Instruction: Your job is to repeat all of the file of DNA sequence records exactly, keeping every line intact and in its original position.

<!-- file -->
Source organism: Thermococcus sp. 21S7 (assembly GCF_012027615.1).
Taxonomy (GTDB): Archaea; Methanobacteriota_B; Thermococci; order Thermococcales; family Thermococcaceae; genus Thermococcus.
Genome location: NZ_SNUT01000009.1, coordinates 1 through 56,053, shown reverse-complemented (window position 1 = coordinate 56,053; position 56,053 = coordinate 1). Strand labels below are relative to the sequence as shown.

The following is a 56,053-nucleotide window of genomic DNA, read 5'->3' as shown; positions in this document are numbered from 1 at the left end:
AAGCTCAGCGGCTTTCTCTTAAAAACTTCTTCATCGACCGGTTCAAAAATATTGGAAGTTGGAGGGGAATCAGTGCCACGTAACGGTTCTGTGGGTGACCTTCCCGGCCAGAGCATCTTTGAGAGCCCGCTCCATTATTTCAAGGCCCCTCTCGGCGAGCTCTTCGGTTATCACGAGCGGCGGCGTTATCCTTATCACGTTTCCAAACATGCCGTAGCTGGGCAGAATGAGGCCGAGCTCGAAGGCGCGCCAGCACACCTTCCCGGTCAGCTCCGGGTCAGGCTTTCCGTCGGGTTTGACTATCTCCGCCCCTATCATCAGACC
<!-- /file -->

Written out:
Source organism: Thermococcus sp. 21S7 (assembly GCF_012027615.1).
Taxonomy (GTDB): Archaea; Methanobacteriota_B; Thermococci; order Thermococcales; family Thermococcaceae; genus Thermococcus.
Genome location: NZ_SNUT01000009.1, coordinates 1 through 56,053, shown reverse-complemented (window position 1 = coordinate 56,053; position 56,053 = coordinate 1). Strand labels below are relative to the sequence as shown.

The following is a 56,053-nucleotide window of genomic DNA, read 5'->3' as shown; positions in this document are numbered from 1 at the left end:
AAGCTCAGCGGCTTTCTCTTAAAAACTTCTTCATCGACCGGTTCAAAAATATTGGAAGTTGGAGGGGAATCAGTGCCACGTAACGGTTCTGTGGGTGACCTTCCCGGCCAGAGCATCTTTGAGAGCCCGCTCCATTATTTCAAGGCCCCTCTCGGCGAGCTCTTCGGTTATCACGAGCGGCGGCGTTATCCTTATCACGTTTCCAAACATGCCGTAGCTGGGCAGAATGAGGCCGAGCTCGAAGGCGCGCCAGCACACCTTCCCGGTCAGCTCCGGGTCAGGCTTTCCGTCGGGTTTGACTATCTCCGCCCCTATCATCAGACC